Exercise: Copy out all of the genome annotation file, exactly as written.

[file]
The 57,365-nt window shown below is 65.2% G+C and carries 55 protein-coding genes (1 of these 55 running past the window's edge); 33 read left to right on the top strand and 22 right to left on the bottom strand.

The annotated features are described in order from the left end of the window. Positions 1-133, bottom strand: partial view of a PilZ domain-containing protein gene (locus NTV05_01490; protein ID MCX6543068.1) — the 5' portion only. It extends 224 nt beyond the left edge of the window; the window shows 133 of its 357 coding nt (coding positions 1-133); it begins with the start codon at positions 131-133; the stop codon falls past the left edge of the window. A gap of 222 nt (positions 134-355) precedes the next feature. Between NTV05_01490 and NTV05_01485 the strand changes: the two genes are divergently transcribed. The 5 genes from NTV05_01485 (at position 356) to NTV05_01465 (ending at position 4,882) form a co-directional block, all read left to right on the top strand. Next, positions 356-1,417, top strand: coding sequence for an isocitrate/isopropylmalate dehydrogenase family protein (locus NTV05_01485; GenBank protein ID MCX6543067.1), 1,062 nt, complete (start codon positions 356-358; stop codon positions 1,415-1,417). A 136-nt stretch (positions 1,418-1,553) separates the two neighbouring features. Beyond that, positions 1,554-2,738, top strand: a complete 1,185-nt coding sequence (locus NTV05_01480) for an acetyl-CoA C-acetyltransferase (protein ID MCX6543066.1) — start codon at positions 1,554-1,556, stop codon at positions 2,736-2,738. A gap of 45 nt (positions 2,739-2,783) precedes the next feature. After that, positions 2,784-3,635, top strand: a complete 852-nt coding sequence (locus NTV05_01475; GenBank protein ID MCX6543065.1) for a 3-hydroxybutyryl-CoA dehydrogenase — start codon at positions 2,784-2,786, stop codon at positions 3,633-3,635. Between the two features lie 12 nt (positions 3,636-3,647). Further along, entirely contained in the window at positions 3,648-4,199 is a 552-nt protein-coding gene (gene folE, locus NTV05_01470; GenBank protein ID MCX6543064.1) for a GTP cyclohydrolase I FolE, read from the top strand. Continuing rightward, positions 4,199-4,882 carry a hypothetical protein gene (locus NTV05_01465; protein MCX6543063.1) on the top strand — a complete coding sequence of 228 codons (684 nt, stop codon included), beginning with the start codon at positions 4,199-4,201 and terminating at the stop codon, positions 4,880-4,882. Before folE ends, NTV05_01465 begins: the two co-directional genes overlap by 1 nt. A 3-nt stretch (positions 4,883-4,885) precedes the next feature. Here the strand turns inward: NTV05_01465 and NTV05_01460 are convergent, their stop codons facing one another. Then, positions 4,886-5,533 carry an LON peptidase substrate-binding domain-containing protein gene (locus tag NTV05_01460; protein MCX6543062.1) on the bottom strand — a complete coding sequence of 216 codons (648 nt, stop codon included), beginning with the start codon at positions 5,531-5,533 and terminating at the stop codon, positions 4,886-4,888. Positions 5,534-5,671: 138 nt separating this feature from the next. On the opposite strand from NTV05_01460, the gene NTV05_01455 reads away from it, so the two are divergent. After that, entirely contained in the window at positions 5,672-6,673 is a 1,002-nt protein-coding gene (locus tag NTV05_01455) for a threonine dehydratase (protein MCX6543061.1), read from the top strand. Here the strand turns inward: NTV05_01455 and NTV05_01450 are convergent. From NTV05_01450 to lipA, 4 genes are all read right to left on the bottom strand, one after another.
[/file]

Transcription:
The 57,365-nt window shown below is 65.2% G+C and carries 55 protein-coding genes (1 of these 55 running past the window's edge); 33 read left to right on the top strand and 22 right to left on the bottom strand.

The annotated features are described in order from the left end of the window. Positions 1-133, bottom strand: partial view of a PilZ domain-containing protein gene (locus NTV05_01490; protein ID MCX6543068.1) — the 5' portion only. It extends 224 nt beyond the left edge of the window; the window shows 133 of its 357 coding nt (coding positions 1-133); it begins with the start codon at positions 131-133; the stop codon falls past the left edge of the window. A gap of 222 nt (positions 134-355) precedes the next feature. Between NTV05_01490 and NTV05_01485 the strand changes: the two genes are divergently transcribed. The 5 genes from NTV05_01485 (at position 356) to NTV05_01465 (ending at position 4,882) form a co-directional block, all read left to right on the top strand. Next, positions 356-1,417, top strand: coding sequence for an isocitrate/isopropylmalate dehydrogenase family protein (locus NTV05_01485; GenBank protein ID MCX6543067.1), 1,062 nt, complete (start codon positions 356-358; stop codon positions 1,415-1,417). A 136-nt stretch (positions 1,418-1,553) separates the two neighbouring features. Beyond that, positions 1,554-2,738, top strand: a complete 1,185-nt coding sequence (locus NTV05_01480) for an acetyl-CoA C-acetyltransferase (protein ID MCX6543066.1) — start codon at positions 1,554-1,556, stop codon at positions 2,736-2,738. A gap of 45 nt (positions 2,739-2,783) precedes the next feature. After that, positions 2,784-3,635, top strand: a complete 852-nt coding sequence (locus NTV05_01475; GenBank protein ID MCX6543065.1) for a 3-hydroxybutyryl-CoA dehydrogenase — start codon at positions 2,784-2,786, stop codon at positions 3,633-3,635. Between the two features lie 12 nt (positions 3,636-3,647). Further along, entirely contained in the window at positions 3,648-4,199 is a 552-nt protein-coding gene (gene folE, locus NTV05_01470; GenBank protein ID MCX6543064.1) for a GTP cyclohydrolase I FolE, read from the top strand. Continuing rightward, positions 4,199-4,882 carry a hypothetical protein gene (locus NTV05_01465; protein MCX6543063.1) on the top strand — a complete coding sequence of 228 codons (684 nt, stop codon included), beginning with the start codon at positions 4,199-4,201 and terminating at the stop codon, positions 4,880-4,882. Before folE ends, NTV05_01465 begins: the two co-directional genes overlap by 1 nt. A 3-nt stretch (positions 4,883-4,885) precedes the next feature. Here the strand turns inward: NTV05_01465 and NTV05_01460 are convergent, their stop codons facing one another. Then, positions 4,886-5,533 carry an LON peptidase substrate-binding domain-containing protein gene (locus tag NTV05_01460; protein MCX6543062.1) on the bottom strand — a complete coding sequence of 216 codons (648 nt, stop codon included), beginning with the start codon at positions 5,531-5,533 and terminating at the stop codon, positions 4,886-4,888. Positions 5,534-5,671: 138 nt separating this feature from the next. On the opposite strand from NTV05_01460, the gene NTV05_01455 reads away from it, so the two are divergent. After that, entirely contained in the window at positions 5,672-6,673 is a 1,002-nt protein-coding gene (locus tag NTV05_01455) for a threonine dehydratase (protein MCX6543061.1), read from the top strand. Here the strand turns inward: NTV05_01455 and NTV05_01450 are convergent. From NTV05_01450 to lipA, 4 genes are all read right to left on the bottom strand, one after another.